Focus on the state’s perceived mismanagement of natural resources has grown since then, with spontaneous protests in 2015 under the “Winou el Pétrole?”, literally “Where is the oil?” banner, demanding transparency in the state’s energy policy.
Current demonstrations in Tataouine are building on this movement, as well as on a protest movement in Kerkenna in late summer 2016 that blocked production from a foreign oil and gas company while demanding a greater share of wealth from local resources.
And so when President Beji Caid Essebsi ordered the deployment of the army on 10 May in a long-anticipated nationally televised address, it was met with protest by some officers in the military who posted photos of their stars and army symbols with messages noting their job was not to protect foreign hydrocarbon companies.
The state’s handling of this economic-crisis-turned-political-crisis has exacerbated tensions. The president’s announcement of the deployment of the army either risks withering the authority of the presidency and more broadly civilian control over the military, or it risks pitting the army against protesters, both extremely dangerous scenarios.
Meanwhile, the state’s economic policies have been dictated largely by IMF loan conditions that value macroeconomic performance in terms of GDP and reducing the budget deficit, prompting unpopular austerity measures.
These macroeconomic indicators are poor weathervanes for Tunisia’s main economic challenges, namely regional inequality and corruption, and so breed bad policy. Many also blame the IMF, despite its rhetoric suggesting the opposite, for the largely unpopular, sharp devaluation of the dinar last month.
A hashtag vs a zombie
Despite the need for a proactive economic policy, the president has only presented one piece of legislation to parliament, and it is a bill that has died twice as a result of popular protest since it was proposed in 2015 and again in 2016.
The bill was written to explicitly pardon those linked to the misappropriation of state funds but a hashtag movement called “I do not forgive” has risen to oppose it
It is the same “reconciliation” legislation that was the focus of protests in the capital last week after it was revived for a third time last month, a zombie bill coming back yet again.
The bill was initially written to explicitly pardon those linked to the misappropriation of state funds but, since a hashtag movement called Manich Msamah (“I do not forgive”) has risen to oppose the bill, lawmakers have kept the legislative details quiet.
When the adversarial blogging website Nawaat published leaked details about the government’s media strategy for promoting the bill in April, the website's co-founder was summoned by authorities, interrogated and harassed for six hours when he refused to disclose his sources.
Opponents of the bill see it as being against the goals of the revolution, especially transitional justice, and argue that it undermines accountability and legalises corruption.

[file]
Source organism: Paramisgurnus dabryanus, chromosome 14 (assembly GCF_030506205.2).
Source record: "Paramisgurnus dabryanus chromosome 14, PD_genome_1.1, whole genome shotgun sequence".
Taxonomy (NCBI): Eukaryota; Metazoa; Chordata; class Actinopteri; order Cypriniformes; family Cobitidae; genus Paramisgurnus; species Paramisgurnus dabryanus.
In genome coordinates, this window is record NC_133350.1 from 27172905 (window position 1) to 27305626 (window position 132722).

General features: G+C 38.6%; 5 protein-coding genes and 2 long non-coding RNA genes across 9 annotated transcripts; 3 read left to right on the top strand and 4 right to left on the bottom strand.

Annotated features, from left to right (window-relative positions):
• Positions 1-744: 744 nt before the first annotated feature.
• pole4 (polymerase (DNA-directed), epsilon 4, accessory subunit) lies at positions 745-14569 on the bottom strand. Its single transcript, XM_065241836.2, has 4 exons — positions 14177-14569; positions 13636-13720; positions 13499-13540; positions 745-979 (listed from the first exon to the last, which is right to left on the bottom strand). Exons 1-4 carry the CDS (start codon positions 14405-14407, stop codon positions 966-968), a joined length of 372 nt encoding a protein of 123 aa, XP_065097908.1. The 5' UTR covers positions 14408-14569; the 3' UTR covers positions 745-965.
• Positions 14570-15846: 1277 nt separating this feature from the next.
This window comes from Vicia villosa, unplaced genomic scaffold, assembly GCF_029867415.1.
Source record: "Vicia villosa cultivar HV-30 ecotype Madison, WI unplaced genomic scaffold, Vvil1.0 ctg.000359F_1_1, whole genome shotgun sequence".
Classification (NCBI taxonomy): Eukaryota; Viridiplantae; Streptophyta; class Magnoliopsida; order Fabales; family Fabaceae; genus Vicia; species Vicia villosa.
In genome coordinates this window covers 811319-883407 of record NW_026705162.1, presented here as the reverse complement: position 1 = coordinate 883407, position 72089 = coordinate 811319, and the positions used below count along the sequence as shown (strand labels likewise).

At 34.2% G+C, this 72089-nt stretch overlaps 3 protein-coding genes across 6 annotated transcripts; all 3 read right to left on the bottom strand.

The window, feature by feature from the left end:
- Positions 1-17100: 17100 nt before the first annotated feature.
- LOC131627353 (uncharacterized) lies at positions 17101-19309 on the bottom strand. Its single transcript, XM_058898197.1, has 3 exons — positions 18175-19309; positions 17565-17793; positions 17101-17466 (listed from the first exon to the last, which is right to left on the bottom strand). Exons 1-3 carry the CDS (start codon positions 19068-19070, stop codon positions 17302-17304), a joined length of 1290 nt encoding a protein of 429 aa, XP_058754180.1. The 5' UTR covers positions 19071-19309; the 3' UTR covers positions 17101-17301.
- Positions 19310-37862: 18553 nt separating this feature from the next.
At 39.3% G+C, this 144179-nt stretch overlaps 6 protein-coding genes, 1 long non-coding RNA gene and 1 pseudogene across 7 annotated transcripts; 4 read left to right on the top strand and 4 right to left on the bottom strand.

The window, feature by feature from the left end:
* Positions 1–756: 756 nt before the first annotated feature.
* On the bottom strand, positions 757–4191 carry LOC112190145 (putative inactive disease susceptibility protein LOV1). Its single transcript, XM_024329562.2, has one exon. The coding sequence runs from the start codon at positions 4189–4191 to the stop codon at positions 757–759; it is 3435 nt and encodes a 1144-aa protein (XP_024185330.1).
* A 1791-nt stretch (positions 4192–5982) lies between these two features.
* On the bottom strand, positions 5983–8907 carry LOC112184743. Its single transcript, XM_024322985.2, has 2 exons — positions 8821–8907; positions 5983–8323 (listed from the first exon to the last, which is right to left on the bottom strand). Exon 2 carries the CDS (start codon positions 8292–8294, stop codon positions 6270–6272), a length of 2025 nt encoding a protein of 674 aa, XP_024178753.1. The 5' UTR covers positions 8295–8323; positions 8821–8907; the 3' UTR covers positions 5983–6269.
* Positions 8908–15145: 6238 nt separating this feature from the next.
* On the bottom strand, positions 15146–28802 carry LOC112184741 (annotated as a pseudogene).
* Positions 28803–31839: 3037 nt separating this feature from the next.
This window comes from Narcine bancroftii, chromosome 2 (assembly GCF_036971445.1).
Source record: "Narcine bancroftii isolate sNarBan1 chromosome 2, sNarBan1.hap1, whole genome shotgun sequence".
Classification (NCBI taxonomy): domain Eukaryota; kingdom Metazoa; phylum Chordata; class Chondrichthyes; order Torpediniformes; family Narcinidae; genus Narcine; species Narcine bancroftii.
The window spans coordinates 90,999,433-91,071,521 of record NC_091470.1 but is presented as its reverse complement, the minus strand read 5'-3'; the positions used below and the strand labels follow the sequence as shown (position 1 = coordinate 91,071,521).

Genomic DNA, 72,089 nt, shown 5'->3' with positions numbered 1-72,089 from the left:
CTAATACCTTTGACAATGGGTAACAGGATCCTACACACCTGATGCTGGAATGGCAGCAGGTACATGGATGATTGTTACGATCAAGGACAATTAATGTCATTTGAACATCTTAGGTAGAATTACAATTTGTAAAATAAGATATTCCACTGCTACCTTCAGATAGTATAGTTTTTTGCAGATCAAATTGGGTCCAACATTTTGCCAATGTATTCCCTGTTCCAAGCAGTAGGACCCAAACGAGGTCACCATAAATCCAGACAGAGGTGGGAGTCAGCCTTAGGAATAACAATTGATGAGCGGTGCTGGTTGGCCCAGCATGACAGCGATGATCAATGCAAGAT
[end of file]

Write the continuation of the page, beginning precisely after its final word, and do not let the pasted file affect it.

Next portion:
They also interpret it as a way for the current governing parties to repay campaign financiers, thus far merely an allegation.
Proponents say it will revive the economy by having the state recuperate a yet unspecified amount of money that was lost to corruption while signalling a positive investment environment for businessmen who fear legal prosecution for past misdeeds.
The massive recent protest of at least 5,000 (though official state figures downplayed turnout at 1,200) in central Tunis attracted a diverse array of political parties and legislators from the opposition, as well as the Tunisian Human Rights League (LTDH). The driving force behind the protest were young activists, especially leaders from the hashtag Manich Msamah movement.
Most importantly, protesters not only condemned the bill, but also chanted slogans in support of protesters in Tataouine and some even called for the nationalisation of resources. A Manich Msamah organiser, in a recent interview, said the law would forgive those who had a “stranglehold” over the economy.
What began as opposition to a piece of legislation may be transforming and melding with other social protest currents, growing into a movement not only resisting corruption and cronyism, but also promoting a broader political project that seeks to redefine who controls Tunisia's economy.
- Fadil Aliriza is an independent researcher and journalist and a student of politics currently based in Tunis. Follow him on Twitter @fadilaliriza
The views expressed in this article belong to the author and do not necessarily reflect the editorial policy of Middle East Eye.
Photo: Tunisians take part in a demonstration against corruption on 13 May 2017 in the capital Tunis, against a bill that would allow officials being prosecuted for alleged corruption to be amnestied in exchange for reimbursing embezzled funds (AFP).
This article is available in French on Middle East Eye French edition.